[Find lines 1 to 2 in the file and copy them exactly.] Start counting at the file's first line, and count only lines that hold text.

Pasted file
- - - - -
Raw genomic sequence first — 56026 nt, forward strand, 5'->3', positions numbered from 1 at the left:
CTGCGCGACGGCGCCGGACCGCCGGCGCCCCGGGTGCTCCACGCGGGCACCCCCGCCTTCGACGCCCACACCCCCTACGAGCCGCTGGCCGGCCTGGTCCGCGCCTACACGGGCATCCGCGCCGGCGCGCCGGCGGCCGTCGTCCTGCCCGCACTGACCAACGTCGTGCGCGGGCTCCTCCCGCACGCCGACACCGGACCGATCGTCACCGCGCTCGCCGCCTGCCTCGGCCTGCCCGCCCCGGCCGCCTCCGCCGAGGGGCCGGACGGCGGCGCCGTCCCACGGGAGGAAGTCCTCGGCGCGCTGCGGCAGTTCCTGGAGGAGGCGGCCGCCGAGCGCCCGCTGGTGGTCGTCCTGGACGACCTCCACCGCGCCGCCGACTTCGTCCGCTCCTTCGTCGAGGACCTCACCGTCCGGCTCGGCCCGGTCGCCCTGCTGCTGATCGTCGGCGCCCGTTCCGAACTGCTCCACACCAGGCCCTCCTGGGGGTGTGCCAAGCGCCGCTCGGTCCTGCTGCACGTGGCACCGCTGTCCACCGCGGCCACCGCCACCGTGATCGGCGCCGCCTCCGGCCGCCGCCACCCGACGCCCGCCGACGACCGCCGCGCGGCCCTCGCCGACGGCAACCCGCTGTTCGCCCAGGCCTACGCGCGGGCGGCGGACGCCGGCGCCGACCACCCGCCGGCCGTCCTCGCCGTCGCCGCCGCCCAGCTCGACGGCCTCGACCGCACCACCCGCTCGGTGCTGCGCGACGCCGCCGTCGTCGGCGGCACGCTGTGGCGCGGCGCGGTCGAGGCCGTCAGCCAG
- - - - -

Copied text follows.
Raw genomic sequence first — 56026 nt, forward strand, 5'->3', positions numbered from 1 at the left:
CTGCGCGACGGCGCCGGACCGCCGGCGCCCCGGGTGCTCCACGCGGGCACCCCCGCCTTCGACGCCCACACCCCCTACGAGCCGCTGGCCGGCCTGGTCCGCGCCTACACGGGCATCCGCGCCGGCGCGCCGGCGGCCGTCGTCCTGCCCGCACTGACCAACGTCGTGCGCGGGCTCCTCCCGCACGCCGACACCGGACCGATCGTCACCGCGCTCGCCGCCTGCCTCGGCCTGCCCGCCCCGGCCGCCTCCGCCGAGGGGCCGGACGGCGGCGCCGTCCCACGGGAGGAAGTCCTCGGCGCGCTGCGGCAGTTCCTGGAGGAGGCGGCCGCCGAGCGCCCGCTGGTGGTCGTCCTGGACGACCTCCACCGCGCCGCCGACTTCGTCCGCTCCTTCGTCGAGGACCTCACCGTCCGGCTCGGCCCGGTCGCCCTGCTGCTGATCGTCGGCGCCCGTTCCGAACTGCTCCACACCAGGCCCTCCTGGGGGTGTGCCAAGCGCCGCTCGGTCCTGCTGCACGTGGCACCGCTGTCCACCGCGGCCACCGCCACCGTGATCGGCGCCGCCTCCGGCCGCCGCCACCCGACGCCCGCCGACGACCGCCGCGCGGCCCTCGCCGACGGCAACCCGCTGTTCGCCCAGGCCTACGCGCGGGCGGCGGACGCCGGCGCCGACCACCCGCCGGCCGTCCTCGCCGTCGCCGCCGCCCAGCTCGACGGCCTCGACCGCACCACCCGCTCGGTGCTGCGCGACGCCGCCGTCGTCGGCGGCACGCTGTGGCGCGGCGCGGTCGAGGCCGTCAGCCAG